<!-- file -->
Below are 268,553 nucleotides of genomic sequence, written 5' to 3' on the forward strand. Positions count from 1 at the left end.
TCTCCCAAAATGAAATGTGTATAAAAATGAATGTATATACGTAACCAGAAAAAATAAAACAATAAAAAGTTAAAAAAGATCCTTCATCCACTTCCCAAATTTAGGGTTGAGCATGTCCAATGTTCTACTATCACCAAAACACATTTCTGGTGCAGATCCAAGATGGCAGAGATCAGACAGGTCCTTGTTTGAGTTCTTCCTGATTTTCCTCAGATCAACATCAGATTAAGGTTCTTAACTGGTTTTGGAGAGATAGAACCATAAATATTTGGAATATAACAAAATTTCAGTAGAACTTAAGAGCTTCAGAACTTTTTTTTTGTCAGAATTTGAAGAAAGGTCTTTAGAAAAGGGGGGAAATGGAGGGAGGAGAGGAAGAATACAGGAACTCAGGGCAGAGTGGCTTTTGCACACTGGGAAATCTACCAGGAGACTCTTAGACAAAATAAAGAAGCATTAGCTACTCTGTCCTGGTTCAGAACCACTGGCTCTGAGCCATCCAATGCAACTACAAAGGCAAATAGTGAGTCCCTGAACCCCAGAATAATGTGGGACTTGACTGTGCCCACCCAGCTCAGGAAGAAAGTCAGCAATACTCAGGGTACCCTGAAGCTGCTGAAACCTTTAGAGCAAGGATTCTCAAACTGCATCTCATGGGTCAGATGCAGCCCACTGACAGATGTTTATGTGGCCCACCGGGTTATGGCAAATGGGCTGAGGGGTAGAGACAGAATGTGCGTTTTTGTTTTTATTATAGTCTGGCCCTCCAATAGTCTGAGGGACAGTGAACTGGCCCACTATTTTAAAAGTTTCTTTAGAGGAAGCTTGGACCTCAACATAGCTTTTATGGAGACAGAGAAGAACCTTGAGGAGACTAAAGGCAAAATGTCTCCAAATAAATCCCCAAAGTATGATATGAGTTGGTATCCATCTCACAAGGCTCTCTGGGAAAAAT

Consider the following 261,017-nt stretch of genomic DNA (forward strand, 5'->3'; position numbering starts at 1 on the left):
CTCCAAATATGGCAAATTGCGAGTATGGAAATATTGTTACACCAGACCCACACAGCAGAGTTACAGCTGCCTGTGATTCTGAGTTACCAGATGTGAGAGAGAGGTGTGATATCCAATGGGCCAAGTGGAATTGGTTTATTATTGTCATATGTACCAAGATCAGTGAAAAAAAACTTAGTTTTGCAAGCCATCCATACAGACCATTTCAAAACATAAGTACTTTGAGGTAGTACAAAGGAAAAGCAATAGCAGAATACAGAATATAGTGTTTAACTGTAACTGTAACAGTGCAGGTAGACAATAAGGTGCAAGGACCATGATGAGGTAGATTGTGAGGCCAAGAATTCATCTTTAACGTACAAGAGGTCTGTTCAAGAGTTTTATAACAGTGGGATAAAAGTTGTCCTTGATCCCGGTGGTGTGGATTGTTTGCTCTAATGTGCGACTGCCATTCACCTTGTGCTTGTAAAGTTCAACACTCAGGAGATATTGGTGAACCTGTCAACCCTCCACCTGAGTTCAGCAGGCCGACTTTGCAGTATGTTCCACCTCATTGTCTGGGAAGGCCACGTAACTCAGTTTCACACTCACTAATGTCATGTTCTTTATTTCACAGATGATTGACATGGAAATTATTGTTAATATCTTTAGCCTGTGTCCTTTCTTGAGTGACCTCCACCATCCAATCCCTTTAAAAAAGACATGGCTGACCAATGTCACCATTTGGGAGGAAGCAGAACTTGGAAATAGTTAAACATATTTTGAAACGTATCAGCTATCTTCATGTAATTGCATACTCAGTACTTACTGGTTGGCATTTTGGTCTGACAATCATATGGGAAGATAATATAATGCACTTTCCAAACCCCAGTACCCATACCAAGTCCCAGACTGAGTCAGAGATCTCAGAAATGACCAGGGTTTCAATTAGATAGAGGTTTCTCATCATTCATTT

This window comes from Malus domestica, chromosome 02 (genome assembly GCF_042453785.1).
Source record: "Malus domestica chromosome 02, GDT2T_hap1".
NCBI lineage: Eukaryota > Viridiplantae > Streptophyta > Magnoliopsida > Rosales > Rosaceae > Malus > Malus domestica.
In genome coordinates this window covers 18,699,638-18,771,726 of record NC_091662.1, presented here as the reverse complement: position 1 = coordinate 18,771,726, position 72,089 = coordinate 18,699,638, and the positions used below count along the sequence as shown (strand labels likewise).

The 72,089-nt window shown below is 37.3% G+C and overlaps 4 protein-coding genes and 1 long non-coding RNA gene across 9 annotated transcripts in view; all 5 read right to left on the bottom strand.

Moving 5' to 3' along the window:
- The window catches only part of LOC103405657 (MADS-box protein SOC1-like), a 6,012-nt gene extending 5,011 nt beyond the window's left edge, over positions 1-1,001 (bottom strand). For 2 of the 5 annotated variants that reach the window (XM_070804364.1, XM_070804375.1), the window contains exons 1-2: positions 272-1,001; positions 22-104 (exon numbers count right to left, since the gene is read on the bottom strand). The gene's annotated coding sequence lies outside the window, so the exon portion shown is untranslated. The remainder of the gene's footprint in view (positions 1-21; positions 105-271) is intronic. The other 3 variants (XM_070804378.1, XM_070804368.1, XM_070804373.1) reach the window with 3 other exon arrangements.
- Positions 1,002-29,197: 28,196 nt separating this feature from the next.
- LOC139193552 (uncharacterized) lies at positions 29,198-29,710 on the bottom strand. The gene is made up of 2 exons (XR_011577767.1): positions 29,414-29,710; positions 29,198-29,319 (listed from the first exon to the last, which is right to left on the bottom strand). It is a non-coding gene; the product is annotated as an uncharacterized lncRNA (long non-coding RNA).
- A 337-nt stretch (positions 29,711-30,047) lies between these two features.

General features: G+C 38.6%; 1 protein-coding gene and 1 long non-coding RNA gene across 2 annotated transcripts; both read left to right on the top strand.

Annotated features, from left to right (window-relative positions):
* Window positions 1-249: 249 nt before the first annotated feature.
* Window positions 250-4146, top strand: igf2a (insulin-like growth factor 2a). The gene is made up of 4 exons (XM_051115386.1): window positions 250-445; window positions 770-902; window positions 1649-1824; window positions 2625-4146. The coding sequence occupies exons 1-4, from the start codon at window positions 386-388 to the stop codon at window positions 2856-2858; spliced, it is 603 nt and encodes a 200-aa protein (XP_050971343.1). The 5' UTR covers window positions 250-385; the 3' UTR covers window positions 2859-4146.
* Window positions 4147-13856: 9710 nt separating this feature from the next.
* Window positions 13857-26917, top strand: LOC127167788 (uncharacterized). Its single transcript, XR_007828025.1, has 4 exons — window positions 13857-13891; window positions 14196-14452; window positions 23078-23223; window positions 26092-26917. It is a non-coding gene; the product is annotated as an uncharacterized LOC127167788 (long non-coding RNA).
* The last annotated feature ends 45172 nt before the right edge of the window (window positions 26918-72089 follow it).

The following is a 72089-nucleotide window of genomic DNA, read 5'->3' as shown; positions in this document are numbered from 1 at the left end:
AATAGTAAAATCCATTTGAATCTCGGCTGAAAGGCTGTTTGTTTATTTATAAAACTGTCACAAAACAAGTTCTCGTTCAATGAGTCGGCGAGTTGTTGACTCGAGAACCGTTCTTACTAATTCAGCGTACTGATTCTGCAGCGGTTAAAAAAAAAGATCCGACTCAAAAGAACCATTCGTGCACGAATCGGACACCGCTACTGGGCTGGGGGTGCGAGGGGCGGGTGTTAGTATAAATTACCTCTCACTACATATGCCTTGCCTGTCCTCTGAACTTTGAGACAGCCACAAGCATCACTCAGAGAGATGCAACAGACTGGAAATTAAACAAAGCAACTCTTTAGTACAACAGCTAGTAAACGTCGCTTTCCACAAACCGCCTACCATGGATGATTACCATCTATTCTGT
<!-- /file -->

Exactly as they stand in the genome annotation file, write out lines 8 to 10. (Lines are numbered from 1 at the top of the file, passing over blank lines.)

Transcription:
In genome coordinates this window covers 18,699,638-18,771,726 of record NC_091662.1, presented here as the reverse complement: position 1 = coordinate 18,771,726, position 72,089 = coordinate 18,699,638, and the positions used below count along the sequence as shown (strand labels likewise).

The 72,089-nt window shown below is 37.3% G+C and overlaps 4 protein-coding genes and 1 long non-coding RNA gene across 9 annotated transcripts in view; all 5 read right to left on the bottom strand.

Moving 5' to 3' along the window: